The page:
General Motors' transition to all-electric vehicles will transform the century-old automaker into a software company that just happens to make hardware: cars.
In the new business model, the cars will be a platform to deliver GM-developed software to offer consumers services beyond their vehicle. Services that can be used in their homes and other areas of their lives, GM leaders say.
It is "a potential game-changer for delivering subscription services that create recurring revenue," said Alan Wexler, GM's senior vice president of innovation and growth.
Wexler said over the coming weeks GM will share more details on how its software strategy is turning cars into devices.
"(It's) similar to how you might think about your iPhone or Android phone," Wexler said Wednesday at the Benzinga Electric Vehicle Investor Conference held virtually. "We're working to create experiences and services, leveraging data in the vehicles and beyond the vehicles."
The new business model is helping GM recruit and hire the top technology talent too, GM President Mark Reuss said Tuesday at the 2021 Mackinac Policy Conference on Mackinac Island.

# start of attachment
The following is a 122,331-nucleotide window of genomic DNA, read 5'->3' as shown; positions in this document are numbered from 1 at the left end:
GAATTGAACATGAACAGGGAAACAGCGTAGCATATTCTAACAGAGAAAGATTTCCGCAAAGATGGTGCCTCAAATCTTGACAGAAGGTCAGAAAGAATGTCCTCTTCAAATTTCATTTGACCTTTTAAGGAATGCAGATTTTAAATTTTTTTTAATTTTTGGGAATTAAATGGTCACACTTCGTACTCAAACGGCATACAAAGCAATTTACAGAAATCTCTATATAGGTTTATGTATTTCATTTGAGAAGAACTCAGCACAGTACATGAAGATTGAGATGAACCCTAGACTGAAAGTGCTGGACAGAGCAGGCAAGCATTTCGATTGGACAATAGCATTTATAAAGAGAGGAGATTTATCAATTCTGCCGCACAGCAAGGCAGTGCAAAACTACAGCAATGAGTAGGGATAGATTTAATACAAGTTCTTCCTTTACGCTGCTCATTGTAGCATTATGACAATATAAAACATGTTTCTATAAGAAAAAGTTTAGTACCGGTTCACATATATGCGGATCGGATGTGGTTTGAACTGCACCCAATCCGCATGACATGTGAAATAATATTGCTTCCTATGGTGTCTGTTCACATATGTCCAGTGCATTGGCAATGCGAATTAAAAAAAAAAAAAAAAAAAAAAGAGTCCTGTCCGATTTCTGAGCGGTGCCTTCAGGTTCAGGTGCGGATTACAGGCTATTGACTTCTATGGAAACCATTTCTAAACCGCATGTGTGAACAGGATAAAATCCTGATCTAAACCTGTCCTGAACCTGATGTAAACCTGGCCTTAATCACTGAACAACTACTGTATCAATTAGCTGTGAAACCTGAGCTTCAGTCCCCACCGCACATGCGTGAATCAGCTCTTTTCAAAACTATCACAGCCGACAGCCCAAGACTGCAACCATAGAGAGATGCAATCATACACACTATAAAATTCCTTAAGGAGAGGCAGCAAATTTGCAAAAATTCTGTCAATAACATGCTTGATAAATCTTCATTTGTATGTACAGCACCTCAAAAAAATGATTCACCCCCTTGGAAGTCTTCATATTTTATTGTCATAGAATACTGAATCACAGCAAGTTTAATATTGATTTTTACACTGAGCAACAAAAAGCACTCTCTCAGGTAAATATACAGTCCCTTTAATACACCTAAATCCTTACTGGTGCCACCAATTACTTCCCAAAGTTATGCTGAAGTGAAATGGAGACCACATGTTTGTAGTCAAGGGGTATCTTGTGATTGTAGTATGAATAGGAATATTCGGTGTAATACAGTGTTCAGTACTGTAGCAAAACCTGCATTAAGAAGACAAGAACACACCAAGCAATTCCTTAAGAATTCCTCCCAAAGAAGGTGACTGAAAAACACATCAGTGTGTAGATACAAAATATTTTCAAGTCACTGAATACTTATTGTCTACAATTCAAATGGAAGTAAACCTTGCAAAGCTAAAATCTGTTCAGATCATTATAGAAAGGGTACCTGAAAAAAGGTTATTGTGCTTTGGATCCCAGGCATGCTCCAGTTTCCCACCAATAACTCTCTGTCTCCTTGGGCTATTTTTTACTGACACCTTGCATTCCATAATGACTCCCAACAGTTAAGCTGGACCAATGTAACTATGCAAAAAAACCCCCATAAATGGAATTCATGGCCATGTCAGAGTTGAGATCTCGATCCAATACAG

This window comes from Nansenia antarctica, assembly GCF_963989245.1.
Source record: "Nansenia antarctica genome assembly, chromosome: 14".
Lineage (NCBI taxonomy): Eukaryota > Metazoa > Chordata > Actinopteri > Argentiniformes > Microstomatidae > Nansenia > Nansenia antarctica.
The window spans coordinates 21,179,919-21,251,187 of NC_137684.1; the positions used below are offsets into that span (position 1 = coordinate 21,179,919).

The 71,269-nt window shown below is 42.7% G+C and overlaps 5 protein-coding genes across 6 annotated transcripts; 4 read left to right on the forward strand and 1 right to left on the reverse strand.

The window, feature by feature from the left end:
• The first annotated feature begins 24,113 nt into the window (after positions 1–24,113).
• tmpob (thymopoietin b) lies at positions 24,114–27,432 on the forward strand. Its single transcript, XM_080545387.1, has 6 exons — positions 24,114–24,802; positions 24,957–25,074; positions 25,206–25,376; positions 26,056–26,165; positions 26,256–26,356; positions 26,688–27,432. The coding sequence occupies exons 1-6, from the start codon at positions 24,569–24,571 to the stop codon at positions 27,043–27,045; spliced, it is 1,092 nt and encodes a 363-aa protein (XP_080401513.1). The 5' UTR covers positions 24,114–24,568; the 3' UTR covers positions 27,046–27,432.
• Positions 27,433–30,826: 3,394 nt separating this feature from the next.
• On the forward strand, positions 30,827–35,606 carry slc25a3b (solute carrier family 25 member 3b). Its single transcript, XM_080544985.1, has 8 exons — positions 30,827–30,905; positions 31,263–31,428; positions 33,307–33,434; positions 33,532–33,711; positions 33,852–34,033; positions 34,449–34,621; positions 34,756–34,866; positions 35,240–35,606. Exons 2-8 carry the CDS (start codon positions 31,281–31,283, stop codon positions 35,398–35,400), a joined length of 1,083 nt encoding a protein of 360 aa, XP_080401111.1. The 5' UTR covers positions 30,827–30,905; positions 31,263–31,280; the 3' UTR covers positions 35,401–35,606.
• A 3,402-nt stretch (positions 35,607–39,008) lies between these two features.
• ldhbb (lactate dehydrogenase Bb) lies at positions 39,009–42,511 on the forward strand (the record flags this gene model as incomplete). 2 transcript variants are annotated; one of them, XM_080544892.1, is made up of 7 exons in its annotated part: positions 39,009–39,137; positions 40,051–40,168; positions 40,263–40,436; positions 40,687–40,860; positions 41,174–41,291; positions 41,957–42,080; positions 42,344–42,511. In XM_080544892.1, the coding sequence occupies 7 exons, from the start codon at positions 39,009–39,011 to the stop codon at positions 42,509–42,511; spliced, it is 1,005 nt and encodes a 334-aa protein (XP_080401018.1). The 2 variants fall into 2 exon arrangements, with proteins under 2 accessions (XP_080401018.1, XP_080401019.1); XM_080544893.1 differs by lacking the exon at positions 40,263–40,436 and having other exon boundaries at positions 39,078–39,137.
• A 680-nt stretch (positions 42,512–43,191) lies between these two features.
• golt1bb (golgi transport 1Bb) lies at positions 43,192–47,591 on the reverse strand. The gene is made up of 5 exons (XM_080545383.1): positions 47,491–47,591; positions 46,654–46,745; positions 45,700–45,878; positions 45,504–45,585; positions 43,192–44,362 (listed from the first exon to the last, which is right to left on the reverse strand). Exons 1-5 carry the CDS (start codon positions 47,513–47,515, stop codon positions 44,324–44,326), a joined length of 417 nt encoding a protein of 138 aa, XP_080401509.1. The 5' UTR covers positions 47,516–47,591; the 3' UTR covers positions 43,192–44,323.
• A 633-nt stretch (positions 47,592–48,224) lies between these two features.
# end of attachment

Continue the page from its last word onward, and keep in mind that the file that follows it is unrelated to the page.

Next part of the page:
"We've hired more people in the first half of 2021 than we did all in 2020 put together," Reuss said. "Younger people and experienced people who want to be part of the revolution of what this transformation looks like are coming to our company to do it."
Reuss said that in the past Silicon Valley and other tech types would have shunned the auto business, but now people understand that the car is a platform that delivers the software. "That's very exciting to a lot of people who probably wouldn't have thought about automotive in the past."
In November, GM said it would hire 3,000 engineers, designers and technology specialists through the end of the first quarter, and most of those people can work remotely, opening up the talent pool across the nation.